Monday, 19 March 2007 05:55

Hunting Suits - A Matter of Discretion

Written by Jim Slinsky
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It was all the rage for a few days, but the dismissal of the Unified Sportsmen of PA’s lawsuit against the PGC seems to have been drowned out by a plethora of new controversies. The hunting license increase boiled to the top within days of the court’s ruling. The upcoming PGC Commissioner meeting and the 2007 doe allocations are now on everyone’s mind and lips. The scientific mountain lion permit to Dr. Dennis Wydra was again denied by the PGC. I suppose we can say the beat goes on.

In any event, there was a major lesson to be learned from the Unified court case and it centers on the issue of discretion. Unified originally went to an attorney focused on the issue of accuracy and credibility. We never had 1.6 million deer and Unified believed this should be the focal point of the litigation. The attorney advised “mandamus” should be the legal strategy to provide a path to depositions and the discovery of the truth. Unified deferred to the discretion of the attorney.

Mandamus is Latin for “we command”. In essence, the legal approach was to command the PGC to honor Title 34 and its provision to “provide a reasonable opportunity to hunt”. Unified believed the opportunity to hunt includes a reasonable expectation of success; otherwise, hunting would merely be taking your gun for a walk.

Unfortunately, the judges didn’t agree with the presentation of the mandamus approach and used their discretion to dismiss the suit. The case was over before it began. This is the risk of litigation. One rolls the dice when they go to court, as they say. We are all aware that sometimes the guilty go free and the innocent go to prison.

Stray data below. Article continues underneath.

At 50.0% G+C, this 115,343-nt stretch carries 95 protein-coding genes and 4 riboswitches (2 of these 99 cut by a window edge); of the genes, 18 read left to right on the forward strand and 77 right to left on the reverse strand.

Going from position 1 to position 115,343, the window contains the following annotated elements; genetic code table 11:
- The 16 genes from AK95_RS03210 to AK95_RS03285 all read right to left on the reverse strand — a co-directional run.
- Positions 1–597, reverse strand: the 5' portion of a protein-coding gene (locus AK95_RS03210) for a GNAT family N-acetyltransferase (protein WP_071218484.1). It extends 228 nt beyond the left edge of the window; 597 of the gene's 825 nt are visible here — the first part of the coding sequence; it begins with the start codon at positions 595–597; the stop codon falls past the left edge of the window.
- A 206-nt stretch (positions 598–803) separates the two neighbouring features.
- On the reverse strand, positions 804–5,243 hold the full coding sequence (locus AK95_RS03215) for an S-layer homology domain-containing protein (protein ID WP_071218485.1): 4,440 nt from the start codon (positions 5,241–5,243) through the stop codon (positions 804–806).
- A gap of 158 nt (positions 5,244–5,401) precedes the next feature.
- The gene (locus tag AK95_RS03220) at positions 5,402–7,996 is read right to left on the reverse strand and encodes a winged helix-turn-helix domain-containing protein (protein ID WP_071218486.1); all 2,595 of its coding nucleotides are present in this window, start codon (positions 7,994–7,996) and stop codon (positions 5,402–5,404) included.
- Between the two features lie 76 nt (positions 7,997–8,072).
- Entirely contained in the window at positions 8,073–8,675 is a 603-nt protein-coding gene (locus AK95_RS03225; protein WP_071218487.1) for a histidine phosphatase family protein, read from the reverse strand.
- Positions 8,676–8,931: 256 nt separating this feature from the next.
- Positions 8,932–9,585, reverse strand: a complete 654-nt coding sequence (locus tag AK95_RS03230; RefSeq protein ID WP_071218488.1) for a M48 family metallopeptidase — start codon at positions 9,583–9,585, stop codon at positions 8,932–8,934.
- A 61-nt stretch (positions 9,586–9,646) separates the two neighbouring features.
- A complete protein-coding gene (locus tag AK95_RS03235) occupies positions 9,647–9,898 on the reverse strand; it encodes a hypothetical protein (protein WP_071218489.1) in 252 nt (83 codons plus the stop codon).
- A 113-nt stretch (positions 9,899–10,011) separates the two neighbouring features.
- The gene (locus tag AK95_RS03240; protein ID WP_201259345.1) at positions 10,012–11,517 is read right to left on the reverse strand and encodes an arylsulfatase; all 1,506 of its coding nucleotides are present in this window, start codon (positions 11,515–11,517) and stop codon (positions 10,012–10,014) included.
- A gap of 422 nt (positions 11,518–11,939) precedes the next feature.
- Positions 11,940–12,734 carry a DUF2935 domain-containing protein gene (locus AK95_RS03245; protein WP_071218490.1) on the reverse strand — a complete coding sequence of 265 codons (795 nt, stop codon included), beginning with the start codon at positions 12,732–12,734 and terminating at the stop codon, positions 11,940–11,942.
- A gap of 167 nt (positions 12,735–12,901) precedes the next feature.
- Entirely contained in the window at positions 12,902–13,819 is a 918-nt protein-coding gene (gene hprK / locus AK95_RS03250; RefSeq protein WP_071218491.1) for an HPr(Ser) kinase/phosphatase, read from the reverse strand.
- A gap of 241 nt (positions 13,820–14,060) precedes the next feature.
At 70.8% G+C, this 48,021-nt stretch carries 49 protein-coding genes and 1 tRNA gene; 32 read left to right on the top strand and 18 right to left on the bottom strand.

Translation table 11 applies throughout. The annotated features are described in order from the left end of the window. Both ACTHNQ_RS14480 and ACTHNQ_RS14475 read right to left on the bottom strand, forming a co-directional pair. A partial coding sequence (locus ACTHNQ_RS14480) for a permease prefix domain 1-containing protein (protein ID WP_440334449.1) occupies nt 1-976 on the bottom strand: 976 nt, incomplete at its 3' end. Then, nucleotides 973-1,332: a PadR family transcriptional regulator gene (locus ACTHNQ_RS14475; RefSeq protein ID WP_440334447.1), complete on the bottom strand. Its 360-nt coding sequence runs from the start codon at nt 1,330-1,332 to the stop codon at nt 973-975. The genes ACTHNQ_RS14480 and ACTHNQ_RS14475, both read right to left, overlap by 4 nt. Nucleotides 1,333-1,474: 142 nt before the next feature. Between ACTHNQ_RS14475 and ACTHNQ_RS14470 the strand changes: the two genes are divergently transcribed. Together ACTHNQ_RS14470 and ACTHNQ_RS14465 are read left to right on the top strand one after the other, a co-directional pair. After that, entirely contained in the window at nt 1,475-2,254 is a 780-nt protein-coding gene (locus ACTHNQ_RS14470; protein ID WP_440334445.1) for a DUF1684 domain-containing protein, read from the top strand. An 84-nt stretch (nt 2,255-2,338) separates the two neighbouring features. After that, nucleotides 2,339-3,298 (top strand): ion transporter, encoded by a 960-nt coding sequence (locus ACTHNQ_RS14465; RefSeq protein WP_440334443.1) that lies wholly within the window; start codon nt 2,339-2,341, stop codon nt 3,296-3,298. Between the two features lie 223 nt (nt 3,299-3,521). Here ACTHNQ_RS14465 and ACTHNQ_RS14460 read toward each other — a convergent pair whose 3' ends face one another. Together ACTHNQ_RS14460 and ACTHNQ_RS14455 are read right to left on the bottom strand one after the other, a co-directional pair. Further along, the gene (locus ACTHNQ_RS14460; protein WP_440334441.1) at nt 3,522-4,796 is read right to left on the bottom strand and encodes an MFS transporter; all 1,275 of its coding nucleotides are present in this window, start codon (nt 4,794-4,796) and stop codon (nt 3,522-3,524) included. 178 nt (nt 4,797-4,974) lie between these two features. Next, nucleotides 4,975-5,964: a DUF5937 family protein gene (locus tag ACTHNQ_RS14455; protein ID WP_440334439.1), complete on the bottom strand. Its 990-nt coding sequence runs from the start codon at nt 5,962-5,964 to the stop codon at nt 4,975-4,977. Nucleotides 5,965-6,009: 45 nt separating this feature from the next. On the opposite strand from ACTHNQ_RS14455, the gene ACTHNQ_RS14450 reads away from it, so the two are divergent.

Toward the end of the judges’ written ruling there is some language discussing the problematic issue of discretion. If Unified had succeeded past the initial phase of presenting the case, discretion may have ultimately decided the case. If Unified or any entity sues a government agency for not operating in an acceptable manner, agency discretion will probably become the issue. Courts tend to defer discretion to the agency as the perceived experts in the debate. Suits are supposed to focus on violation of the law.

There is statewide talk amongst our sporting class of suing the Department of Conservation and Natural Resources (DCNR) for their veneer timbering practices and forest certification program. There is no doubt that DCNR has been a driving political force in the deer reduction effort. There is even less doubt that their efforts have dramatically affected our rural economies. Without discovering and putting forth the proof that DCNR is violating the law, hunters will find themselves fighting the discretion issue once again. No matter how abusive to our forest ecosystems and our wildlife veneer timbering may be, without discovering specific violations, discretion will probably be the deciding factor.

However, I do see an interesting conflict developing. If DCNR’s primary mission is resource extraction and DCNR argues the deer must die to comply with forest certification, how does the PGC promote and preserve the tradition of hunting? Can we allow the mission of one agency to destroy the mission of another? Furthermore, DCNR’s second mission is recreation and hunting is the most popular recreational activity on State Forest Lands. Is it acceptable for DCNR to destroy hunting on State Forest Lands in pursuit of forest certification? Without creating balance are they not in violation of their own second primary mission?

While all of the above creates intriguing cocktail party banter, the tradition and future of hunting is in grave jeopardy. I understand Penn State is reviewing the possibility of the PGC obtaining forest certification for our State Game Lands. This should be interesting.

Our only hope is our legislators are paying close attention. It is time for them to become involved. At this point, we need our legislators to use their discretion and remove some discretion from the agencies before our deer herd reaches the point of no return.

Jim Slinsky is the host and producer of the “Outdoor Talk Network”, a nationally syndicated, outdoor-talk radio program. For a station near you or to contact Jim, visit his website .
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